A Manifesto

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SoftGrid in association with AESOP and IFHP
We must re-evaluate traditional concepts of planning. As planners and human beings we are used to growth. Growth seems (or seemed) to be natural, because there is coherence with our own lives: you are born, you grow, you sustain, you shrink, you die. But in urban terms today de-growth or shrinking does not necessarily mean decline or dying. We need to accept the fact that cities cannot and will not grow like they used to do. Moreover, in times of scarcity and shrinkage we can (at last!) focus on the parts that already exist. We must react to rapid urban transformation. It seems necessary to go beyond theories and try practical actions to address concrete urban issues. It is time to get out our laid-backed offices and to leave our desks, digital aerial maps and other tools. Monitoring and evaluating real daily life are fundamental in our job to learn from the experiences and to readjust theories and strategies. An urban planner experiences local struggles personally. In East Germany, for example, a vast amount of cities is shrinking. Instead of trying to find ideas for new growth in the East, there is rather a need to fulfil local needs. And instead of building new suburban neighbourhoods (market-based thinking) and breaking down high-rise areas, planners could focus on reshaping the high-rise areas into positive and well-used places by new concepts. Enter the area, experience it melancholically and do something with it.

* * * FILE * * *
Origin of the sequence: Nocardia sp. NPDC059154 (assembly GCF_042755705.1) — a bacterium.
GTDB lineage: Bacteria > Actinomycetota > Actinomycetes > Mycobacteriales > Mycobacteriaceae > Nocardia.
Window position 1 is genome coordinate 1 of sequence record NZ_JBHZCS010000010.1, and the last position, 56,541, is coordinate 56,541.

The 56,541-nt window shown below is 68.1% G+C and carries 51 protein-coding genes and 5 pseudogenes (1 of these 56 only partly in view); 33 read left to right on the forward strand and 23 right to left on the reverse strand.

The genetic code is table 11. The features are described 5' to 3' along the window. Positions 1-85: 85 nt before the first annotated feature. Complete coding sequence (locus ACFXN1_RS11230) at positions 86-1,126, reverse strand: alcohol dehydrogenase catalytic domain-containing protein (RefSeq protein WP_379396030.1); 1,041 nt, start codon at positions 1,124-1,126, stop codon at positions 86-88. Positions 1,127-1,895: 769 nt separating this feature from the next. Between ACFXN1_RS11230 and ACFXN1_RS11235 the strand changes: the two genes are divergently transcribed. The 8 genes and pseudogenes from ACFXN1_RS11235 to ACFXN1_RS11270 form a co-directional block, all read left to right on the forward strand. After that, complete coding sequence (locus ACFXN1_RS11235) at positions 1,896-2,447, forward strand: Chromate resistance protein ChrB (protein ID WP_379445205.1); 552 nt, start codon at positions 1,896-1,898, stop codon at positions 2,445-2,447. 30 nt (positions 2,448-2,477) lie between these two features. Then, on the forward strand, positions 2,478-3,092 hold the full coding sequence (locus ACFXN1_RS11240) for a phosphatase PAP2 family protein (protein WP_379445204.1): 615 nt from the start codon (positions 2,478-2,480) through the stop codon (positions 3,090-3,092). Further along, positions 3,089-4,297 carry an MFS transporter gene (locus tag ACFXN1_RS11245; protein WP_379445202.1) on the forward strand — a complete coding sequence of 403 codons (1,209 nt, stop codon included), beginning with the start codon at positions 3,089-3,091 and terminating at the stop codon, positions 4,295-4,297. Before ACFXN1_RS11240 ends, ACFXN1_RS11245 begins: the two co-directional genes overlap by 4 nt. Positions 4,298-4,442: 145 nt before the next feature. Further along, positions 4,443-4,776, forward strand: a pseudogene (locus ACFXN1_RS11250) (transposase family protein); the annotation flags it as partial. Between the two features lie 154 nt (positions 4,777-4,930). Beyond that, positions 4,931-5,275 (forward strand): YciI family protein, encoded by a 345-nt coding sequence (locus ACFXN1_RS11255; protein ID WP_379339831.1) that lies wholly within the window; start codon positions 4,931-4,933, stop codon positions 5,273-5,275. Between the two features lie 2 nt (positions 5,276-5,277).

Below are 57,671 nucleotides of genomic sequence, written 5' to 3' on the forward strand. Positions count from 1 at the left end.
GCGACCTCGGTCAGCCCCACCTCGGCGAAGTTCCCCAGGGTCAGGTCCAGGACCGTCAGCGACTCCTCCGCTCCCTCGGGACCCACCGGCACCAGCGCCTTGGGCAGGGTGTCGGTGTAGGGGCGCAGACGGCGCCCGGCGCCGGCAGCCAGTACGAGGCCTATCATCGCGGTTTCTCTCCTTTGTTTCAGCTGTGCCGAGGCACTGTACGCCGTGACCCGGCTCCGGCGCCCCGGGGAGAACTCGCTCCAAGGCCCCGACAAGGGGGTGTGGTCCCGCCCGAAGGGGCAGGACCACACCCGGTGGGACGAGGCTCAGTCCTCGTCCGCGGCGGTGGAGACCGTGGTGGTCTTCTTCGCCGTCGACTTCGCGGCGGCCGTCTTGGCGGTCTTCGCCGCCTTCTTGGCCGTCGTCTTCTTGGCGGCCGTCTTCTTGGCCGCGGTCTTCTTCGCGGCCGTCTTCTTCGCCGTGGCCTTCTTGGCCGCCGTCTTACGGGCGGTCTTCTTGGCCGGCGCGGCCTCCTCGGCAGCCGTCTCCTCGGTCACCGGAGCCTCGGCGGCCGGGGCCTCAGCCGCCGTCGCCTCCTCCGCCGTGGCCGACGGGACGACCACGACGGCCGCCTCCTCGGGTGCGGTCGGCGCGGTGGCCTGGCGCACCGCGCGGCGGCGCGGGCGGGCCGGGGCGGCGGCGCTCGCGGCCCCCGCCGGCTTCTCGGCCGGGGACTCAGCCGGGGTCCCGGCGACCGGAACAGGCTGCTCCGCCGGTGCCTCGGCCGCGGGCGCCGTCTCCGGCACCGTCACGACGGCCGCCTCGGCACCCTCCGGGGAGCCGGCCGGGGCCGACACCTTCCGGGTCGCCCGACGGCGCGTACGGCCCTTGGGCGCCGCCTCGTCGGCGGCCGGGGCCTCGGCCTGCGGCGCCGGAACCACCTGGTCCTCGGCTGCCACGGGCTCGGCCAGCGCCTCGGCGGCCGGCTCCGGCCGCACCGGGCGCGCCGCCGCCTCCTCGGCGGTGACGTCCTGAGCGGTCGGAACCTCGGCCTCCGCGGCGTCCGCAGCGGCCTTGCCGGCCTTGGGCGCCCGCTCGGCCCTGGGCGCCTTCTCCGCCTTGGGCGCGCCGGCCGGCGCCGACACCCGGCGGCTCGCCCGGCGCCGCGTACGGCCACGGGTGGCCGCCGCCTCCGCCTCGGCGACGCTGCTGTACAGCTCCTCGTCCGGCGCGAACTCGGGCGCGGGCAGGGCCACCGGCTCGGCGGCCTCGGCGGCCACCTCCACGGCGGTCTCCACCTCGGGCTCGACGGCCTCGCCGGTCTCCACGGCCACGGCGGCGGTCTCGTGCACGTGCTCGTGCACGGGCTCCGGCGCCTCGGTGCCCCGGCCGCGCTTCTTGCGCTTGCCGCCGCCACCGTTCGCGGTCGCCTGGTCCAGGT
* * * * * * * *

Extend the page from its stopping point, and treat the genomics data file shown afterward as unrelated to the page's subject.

Architecture & Planning in Times of Scarcity : Reclaiming the Possibility of Making. 3rd AESOP European Urban Summer School 2012, Manchester
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